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Tick-borne encephalitis (TBE)

Tick-borne encephalitis (TBE) is an infection spread by tick bites. Ticks that spread it are found in parts of Europe and Asia, and possibly some parts of the UK.

Check if you could be at risk of TBE

The risk of getting TBE is very low.

Ticks that spread it can be found in:

  • most of Europe – and possibly parts of the east of England
  • Russia
  • parts of China and Japan

Ticks live in forests and grassy areas. You're more at risk of being bitten if you do activities like hiking and camping.

Not all ticks spread TBE. Even if you're bitten, the risk of getting seriously ill is low.

Information:

You can check the risks of a country you're travelling to on the Travel Health Pro website.

You can get vaccinated against TBE if you're at risk

Consider having the TBE vaccine if you're visiting a country where the infection is common and you're planning to do outdoor activities when you get there.

Two injections of the vaccine can protect you for about a year. A third injection can protect you for about 3 years.

You need to have the first injection at least 1 month before travelling.

Information:

The TBE vaccine is not available on the NHS. Search online for a travel clinic that offers it. It costs about £65 per injection.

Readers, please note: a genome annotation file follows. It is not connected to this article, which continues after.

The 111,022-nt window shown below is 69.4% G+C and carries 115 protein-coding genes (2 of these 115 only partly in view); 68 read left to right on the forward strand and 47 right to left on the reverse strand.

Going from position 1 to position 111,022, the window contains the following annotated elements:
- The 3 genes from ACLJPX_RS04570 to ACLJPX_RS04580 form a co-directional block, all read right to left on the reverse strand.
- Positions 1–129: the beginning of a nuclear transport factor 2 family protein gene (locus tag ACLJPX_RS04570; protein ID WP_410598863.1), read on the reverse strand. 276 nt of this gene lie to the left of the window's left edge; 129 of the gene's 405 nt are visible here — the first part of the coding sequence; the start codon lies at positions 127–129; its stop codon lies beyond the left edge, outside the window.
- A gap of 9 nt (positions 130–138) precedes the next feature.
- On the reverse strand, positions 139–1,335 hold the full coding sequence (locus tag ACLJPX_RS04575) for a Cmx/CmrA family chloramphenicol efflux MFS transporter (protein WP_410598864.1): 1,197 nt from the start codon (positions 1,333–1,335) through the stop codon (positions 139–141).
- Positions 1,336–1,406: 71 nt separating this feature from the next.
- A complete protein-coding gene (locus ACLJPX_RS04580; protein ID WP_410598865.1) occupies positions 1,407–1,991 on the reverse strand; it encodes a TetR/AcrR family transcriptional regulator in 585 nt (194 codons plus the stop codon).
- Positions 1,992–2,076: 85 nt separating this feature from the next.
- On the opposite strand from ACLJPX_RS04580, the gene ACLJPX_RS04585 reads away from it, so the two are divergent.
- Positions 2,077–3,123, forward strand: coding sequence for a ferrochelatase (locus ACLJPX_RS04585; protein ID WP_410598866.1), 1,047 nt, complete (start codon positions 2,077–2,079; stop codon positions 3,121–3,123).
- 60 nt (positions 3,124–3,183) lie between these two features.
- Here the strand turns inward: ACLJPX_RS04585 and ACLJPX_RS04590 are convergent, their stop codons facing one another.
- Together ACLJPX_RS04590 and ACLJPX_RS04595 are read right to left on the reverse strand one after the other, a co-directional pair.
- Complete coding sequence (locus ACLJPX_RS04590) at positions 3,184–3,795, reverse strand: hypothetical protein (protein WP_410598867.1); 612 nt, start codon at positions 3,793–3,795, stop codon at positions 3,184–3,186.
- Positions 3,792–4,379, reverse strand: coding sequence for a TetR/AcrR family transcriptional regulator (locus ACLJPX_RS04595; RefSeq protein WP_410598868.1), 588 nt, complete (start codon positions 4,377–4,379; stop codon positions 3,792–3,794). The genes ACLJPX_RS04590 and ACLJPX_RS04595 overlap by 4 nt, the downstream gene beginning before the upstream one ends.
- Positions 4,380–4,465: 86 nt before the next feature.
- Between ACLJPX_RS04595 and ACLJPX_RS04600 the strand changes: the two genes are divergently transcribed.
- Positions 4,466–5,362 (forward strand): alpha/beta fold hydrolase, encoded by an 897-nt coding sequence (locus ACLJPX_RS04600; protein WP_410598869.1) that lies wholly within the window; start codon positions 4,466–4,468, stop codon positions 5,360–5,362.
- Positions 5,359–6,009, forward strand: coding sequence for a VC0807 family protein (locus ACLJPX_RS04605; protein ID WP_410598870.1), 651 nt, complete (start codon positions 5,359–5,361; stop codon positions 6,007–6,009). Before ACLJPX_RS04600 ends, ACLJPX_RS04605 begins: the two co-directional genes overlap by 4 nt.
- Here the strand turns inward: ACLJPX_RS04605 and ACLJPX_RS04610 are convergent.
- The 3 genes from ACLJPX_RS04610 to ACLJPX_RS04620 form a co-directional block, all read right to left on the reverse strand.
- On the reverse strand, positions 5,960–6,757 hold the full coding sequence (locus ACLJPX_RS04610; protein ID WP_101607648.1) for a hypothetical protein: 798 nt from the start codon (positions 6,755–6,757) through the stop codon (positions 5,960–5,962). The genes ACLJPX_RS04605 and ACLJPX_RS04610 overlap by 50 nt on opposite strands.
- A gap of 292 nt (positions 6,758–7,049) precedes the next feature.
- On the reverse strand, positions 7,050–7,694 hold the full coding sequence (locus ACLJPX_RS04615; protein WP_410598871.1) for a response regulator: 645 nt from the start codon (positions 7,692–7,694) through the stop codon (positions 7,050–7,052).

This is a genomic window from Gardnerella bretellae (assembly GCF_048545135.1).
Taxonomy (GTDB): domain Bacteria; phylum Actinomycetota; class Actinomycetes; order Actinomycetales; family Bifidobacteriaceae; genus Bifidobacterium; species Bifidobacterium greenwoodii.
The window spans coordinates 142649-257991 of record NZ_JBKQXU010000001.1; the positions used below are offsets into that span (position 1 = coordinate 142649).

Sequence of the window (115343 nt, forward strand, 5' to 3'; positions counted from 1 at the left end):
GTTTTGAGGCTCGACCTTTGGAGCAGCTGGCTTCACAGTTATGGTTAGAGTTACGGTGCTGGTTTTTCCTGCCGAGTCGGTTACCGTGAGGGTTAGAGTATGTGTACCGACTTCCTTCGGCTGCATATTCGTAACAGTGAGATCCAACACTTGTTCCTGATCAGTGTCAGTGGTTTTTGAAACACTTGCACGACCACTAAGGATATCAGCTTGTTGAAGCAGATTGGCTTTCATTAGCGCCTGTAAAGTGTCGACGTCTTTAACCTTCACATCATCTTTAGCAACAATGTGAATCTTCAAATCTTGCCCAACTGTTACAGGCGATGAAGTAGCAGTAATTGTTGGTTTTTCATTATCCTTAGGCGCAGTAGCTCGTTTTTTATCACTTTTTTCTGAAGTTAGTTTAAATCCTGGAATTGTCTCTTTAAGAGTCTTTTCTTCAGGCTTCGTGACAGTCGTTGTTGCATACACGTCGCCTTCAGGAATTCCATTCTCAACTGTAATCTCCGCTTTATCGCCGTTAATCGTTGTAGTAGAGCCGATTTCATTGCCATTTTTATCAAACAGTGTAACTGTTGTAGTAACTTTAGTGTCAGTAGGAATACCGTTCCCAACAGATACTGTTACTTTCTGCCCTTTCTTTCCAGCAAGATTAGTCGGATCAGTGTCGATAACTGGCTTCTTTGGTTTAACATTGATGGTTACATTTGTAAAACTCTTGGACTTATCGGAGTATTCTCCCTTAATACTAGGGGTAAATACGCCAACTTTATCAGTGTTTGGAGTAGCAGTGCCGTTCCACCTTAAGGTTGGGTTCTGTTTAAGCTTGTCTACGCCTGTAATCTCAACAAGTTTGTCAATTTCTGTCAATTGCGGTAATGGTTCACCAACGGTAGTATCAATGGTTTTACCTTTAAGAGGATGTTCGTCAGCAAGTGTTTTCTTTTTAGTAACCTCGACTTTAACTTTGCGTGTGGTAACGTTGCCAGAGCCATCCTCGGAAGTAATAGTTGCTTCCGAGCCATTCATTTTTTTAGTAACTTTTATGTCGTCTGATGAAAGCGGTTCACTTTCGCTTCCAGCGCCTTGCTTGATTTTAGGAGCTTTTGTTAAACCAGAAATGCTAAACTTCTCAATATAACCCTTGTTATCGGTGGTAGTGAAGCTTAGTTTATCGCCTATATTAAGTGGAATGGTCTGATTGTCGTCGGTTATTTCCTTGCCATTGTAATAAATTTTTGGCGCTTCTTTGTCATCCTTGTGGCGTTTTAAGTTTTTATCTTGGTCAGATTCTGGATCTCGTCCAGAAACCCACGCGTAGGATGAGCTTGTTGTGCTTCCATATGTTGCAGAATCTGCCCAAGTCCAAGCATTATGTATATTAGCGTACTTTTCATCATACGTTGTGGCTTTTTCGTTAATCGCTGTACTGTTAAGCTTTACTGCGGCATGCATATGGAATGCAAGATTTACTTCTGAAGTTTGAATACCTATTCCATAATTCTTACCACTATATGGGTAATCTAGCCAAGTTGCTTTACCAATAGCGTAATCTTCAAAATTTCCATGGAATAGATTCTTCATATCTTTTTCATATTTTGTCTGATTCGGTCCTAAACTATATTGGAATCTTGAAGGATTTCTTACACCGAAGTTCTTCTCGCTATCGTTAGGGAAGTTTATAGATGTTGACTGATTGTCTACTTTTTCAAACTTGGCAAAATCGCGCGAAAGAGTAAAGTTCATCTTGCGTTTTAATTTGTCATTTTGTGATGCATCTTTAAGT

How to avoid tick bites

Always try to avoid being bitten in places where ticks are found.

To reduce the risk of being bitten:

  • cover your skin while walking outdoors and tuck your trousers into your socks
  • use insect repellent on your clothes and skin – products containing DEET are best
  • stick to paths whenever possible
  • wear light-coloured clothing so ticks are easier to spot and brush off

How to spot and remove ticks

Important

Tick bites are not always painful. You may not notice a tick unless you see it on your skin.

Always check your skin and hair after being outdoors.

To remove a tick safely:

  1. Use fine-tipped tweezers or a tick removal tool. You can buy these from some pharmacies, vets and pet shops.
  2. Grasp the tick as close to your skin as possible.
  3. Slowly pull upwards, taking care not to squeeze or crush the tick. Dispose of it when you have removed it.
  4. Clean the bite with antiseptic or soap and water.

The risk of getting ill is low. You do not need to do anything else unless you become unwell.

Non-urgent advice: See a doctor if:

You have been bitten by a tick or visited an area in the past month where ticks are found, and you get either:

  • flu-like symptoms – such as feeling hot and shivery, headaches, aching muscles or feeling sick, or
  • a circular red rash

Either of these could be an early sign of an infection.

Tell the doctor if you have been in forests or grassy areas.

Immediate action required: Go to hospital if you or someone else:

  • gets a stiff neck and a severe headache
  • gets pain when looking at bright lights
  • has a fit (seizure)
  • has a change in behaviour – such as sudden confusion
  • develops weakness or loss of movement in part of the body

Page last reviewed: 9 April 2018
Next review due: 9 April 2021